Safety and numbers in ITD – the risk assessment approach
Queensland Teachers' Journal, Vol 125 No 1, 21 February 2020, page no. 22
The Department of Education acknowledges “that an effective and productive industrial technology and design (ITD) curriculum involves a significant amount of high-risk practical workshop curriculum activity,” and makes it clear that such experiences are valued, providing “opportunities to introduce students to the concept of risk management and safe work practices”.
Aligning class sizes to workspaces (or to the actual activities being undertaken) in workshops can at times be contested. In schools where class size becomes a challenge in ITD and other high-risk curriculum areas, it tends to be because the decision relies on the maximum class size target as the point of reference, as opposed to the attributes that the department advises should be taken into consideration when managing risk (and by extension, student numbers) in a workshop. This is the risk assessment approach that teachers are familiar with and which is mandated through curriculum activity risk assessments (CARAs) and underpinned by the Work Health and Safety Act (2011) Queensland. A clause in the recently certified Department of Education State School Teachers’ Certified Agreement 2019 ensures that it is re-iterated in the industrial instrument (law), as well as in department procedures underpinned by the WHS Act.
“Each workplace will take all reasonable steps to identify, prevent, manage and respond to workplace health, safety and wellbeing matters including the consideration of infrastructure capacity to provide a safe and healthy learning environment for curriculum delivery, particularly for practical subjects. CARAs play a key role in informing health and safety considerations, including class sizes, for the delivery of these subjects.”
The clause reinforces what the department has led through the CARA process and in documents like the ITD handbook. The CARA process is strongly built on the understanding that it is a person or a team of people with deep knowledge of their work who are best placed to undertake the risk assessments. The team approach is the strongest approach (it is already embedded in the sound practices of many schools and of course applies to other areas, such as hospitality and agricultural science).
The ITD handbook states: “Appropriate level of supervision when teaching ITD will depend on the range of equipment utilised, the number of students involved, their maturity and individual needs and the physical nature of the particular workplace.”
Teacher knowledge, training and experience is also a significant consideration in managing risk. The input of supervisors plays a role in informing the CARA. In a letter to the QTU General Secretary (29 October 2014), the then Director-General of Education said: “School principals are to implement a risk management approach regarding the management of class sizes… Those responsible for school curriculum activities have legal obligations and a duty of care to ensure the safety of all those involved.”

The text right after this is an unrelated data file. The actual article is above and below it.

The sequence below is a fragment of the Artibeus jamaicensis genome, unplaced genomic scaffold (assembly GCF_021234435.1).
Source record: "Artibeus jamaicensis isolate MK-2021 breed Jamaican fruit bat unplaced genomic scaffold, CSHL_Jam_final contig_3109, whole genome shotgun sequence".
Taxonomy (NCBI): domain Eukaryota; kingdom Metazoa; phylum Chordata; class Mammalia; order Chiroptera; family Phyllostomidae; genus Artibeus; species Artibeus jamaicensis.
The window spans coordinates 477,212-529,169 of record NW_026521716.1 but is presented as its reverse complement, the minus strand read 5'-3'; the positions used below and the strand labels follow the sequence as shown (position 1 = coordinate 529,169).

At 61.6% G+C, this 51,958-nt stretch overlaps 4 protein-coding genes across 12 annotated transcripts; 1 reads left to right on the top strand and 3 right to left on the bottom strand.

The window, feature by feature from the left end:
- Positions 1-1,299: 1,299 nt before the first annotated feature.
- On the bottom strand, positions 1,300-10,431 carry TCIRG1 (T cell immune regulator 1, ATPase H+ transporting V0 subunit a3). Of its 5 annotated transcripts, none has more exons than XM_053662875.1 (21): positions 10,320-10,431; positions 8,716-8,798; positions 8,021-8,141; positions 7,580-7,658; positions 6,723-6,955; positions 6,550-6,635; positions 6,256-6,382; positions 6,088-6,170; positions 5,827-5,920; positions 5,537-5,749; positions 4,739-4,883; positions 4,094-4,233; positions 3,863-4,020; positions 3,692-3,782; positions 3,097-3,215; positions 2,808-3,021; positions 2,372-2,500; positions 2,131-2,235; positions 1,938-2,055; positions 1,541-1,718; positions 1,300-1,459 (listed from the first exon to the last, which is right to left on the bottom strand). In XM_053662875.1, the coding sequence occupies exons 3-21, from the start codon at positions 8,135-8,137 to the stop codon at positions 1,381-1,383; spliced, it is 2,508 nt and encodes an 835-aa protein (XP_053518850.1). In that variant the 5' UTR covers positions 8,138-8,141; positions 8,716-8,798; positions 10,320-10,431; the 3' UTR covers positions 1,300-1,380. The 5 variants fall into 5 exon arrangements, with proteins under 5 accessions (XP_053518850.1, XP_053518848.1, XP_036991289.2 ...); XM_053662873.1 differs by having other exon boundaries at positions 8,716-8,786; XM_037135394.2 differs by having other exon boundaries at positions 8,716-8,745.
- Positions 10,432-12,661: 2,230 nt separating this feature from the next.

The WHS Act 2011 expects consultation as an underpinning requirement of a safe work culture. This is even more important where matters are contested, for example with student numbers in practical arts workspaces such as workshops and kitchens. The act identifies proactive, two-way communication as detailed in the Work Health and Safety Consultation, Cooperation and Co-ordination Code of Practice 2011. This should be a key reference document.
The WHS Act identifies specific matters that trigger the requirement for consultation.
"Section 49: A person conducting a business or undertaking must consult with workers when:
- identifying hazards and assessing risks arising from the work carried out or to be carried out
- making decisions about ways to eliminate or minimise those risks
- making decisions about the adequacy of facilities for the welfare of workers
- proposing changes that may affect the health or safety of your workers
- making decisions about procedures for consulting with workers; resolving health or safety issues; monitoring health of your workers; monitoring the conditions at the workplace and providing information and training for your workers."
The appropriate number of students in an ITD workspace is determined by undertaking CARAs in consultation with others. The ITD handbook provides strong guidance as to the range of factors that should be considered, under the sub-heading “managing safety”.
Where matters become contentious, teachers should:
- conduct the risk assessments and consult with the HOD and others
- keep good notes of interactions and confirm understandings and advice through email where possible, seeking confirmation of shared understandings
- speak with their health and safety rep (HSR) (if they have one)
- request that the matter be listed at health and safety committee meetings
Where consultation does not resolve the matter, the teacher should inform the principal and/or seek the assistance of the health and safety representative (HSR) at the school.
A trained HSR (https://www.qtu.asn.au/bradhsr) can make an assessment and place a provisional improvement notice (PIN) on the activity and/or workspace. The school would then have eight days in which to address the safety concerns/practices. Should the workplace not have an HSR, members should consider electing one. Members can seek to resolve the matter through the dispute resolution provisions either within the WHS Act (2011) Queensland or the certified agreement.
Where the class size identified in the risk assessment does not align with the actual number in the classroom, it is usual practice for teachers to withdraw themselves and the students to a theory classroom until the matter is addressed. It is crucial that matters are resolved in a timely way and with a focus on the safety and wellbeing of the teacher and the students and others.